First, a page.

chapter  3
16 Pages

SMART Recovery: Self-Empowering, Science-Based Addiction Recovery Support

BySupport A. Tom Horvath, Julie Yeterian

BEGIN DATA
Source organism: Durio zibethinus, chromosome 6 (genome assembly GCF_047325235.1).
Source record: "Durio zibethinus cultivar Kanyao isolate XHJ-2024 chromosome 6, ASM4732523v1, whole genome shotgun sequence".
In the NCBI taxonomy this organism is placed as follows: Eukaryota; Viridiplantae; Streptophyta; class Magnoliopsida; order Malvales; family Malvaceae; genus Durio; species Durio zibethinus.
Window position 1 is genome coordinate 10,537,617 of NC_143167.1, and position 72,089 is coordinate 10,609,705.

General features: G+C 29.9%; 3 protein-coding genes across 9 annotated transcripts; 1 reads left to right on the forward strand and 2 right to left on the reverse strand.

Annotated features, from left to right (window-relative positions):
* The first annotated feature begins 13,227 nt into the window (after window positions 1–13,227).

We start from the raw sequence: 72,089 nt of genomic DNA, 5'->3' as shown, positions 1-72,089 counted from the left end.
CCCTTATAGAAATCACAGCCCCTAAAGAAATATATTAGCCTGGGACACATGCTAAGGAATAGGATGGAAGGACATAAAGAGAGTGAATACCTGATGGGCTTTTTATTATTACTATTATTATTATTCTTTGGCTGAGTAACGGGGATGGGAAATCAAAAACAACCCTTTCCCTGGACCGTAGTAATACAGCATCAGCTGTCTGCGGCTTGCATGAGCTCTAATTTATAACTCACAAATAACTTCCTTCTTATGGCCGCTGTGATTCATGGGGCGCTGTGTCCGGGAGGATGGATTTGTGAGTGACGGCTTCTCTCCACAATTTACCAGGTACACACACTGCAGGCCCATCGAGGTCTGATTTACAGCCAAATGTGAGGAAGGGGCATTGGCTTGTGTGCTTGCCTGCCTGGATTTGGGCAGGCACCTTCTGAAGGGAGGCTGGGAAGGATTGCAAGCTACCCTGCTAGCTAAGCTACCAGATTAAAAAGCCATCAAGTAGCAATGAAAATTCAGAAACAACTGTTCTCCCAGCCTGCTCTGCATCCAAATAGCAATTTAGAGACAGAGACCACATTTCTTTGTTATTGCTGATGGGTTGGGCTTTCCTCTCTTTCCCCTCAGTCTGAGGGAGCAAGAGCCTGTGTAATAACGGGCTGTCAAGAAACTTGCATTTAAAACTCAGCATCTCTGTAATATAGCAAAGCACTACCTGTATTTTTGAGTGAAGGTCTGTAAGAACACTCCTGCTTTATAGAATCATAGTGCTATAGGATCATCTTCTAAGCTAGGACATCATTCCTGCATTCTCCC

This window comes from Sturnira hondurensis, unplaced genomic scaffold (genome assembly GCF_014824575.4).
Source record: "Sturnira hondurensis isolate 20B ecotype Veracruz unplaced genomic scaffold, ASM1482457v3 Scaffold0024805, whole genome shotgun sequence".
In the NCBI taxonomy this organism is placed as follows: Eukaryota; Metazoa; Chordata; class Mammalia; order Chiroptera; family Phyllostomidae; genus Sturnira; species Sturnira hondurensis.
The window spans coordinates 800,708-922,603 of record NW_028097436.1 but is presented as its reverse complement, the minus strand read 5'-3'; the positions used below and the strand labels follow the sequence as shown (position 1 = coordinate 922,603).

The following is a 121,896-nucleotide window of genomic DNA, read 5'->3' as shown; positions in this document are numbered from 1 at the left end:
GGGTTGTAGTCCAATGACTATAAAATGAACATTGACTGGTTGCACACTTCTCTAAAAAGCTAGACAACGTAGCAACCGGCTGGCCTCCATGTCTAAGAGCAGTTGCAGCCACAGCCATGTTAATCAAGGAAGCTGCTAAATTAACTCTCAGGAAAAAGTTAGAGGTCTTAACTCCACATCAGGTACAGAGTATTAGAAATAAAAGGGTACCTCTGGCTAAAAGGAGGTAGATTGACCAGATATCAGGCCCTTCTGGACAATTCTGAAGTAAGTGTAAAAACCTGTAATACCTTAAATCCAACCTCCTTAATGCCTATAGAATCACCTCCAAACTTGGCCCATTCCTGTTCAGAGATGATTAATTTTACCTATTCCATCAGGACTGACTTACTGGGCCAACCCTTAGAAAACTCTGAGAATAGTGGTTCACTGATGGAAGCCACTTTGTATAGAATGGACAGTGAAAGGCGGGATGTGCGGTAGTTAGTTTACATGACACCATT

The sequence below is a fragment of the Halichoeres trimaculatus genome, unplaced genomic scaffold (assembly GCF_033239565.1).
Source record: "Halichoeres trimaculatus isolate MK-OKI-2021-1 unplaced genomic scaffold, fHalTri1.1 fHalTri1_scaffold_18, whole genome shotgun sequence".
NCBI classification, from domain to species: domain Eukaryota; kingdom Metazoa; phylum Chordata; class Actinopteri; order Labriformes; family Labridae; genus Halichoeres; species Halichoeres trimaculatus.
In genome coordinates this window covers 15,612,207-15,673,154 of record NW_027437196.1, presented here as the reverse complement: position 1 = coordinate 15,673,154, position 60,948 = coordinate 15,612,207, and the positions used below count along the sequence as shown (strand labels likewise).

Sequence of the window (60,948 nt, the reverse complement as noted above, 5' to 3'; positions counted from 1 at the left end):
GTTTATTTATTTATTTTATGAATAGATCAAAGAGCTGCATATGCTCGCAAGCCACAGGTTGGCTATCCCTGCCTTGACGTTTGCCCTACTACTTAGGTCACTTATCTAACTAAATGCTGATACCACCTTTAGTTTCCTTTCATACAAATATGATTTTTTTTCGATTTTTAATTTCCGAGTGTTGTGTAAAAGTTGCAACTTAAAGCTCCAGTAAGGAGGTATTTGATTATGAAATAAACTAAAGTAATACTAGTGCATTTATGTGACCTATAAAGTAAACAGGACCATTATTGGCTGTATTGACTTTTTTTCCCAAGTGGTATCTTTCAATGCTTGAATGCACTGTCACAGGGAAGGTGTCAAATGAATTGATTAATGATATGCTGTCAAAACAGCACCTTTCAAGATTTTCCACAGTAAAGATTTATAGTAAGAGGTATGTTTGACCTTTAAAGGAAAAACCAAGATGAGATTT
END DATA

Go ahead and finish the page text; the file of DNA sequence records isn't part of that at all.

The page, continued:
This chapter provides a review of the literature on mutual-aid groups for people who have previous incarceration histories and a review of groups for people with mental illness and multiple concerns. Mutual-aid groups for people in recovery from mental illness, addiction, and former incarceration are virtually nonexistent. The concept of giving back is a common theme in the community narrative of individuals who are in recovery from former incarcerations. Giving back is one part of the mutual-aid process and to get something back from the sharing of experiences and feedback offered from their peers. To understand the significance of the concepts of the helper-therapy and wounded healer principles for people with former incarcerations, LeBel conducted a study to explore whether having the helper/wounded healer orientation has an effect on incarceration recidivism and other psychological and community factors. Some prefer to attend Alcoholics Anonymous (AA), Narcotics Anonymous (NA) either using a combination of self-help approaches for mental illness.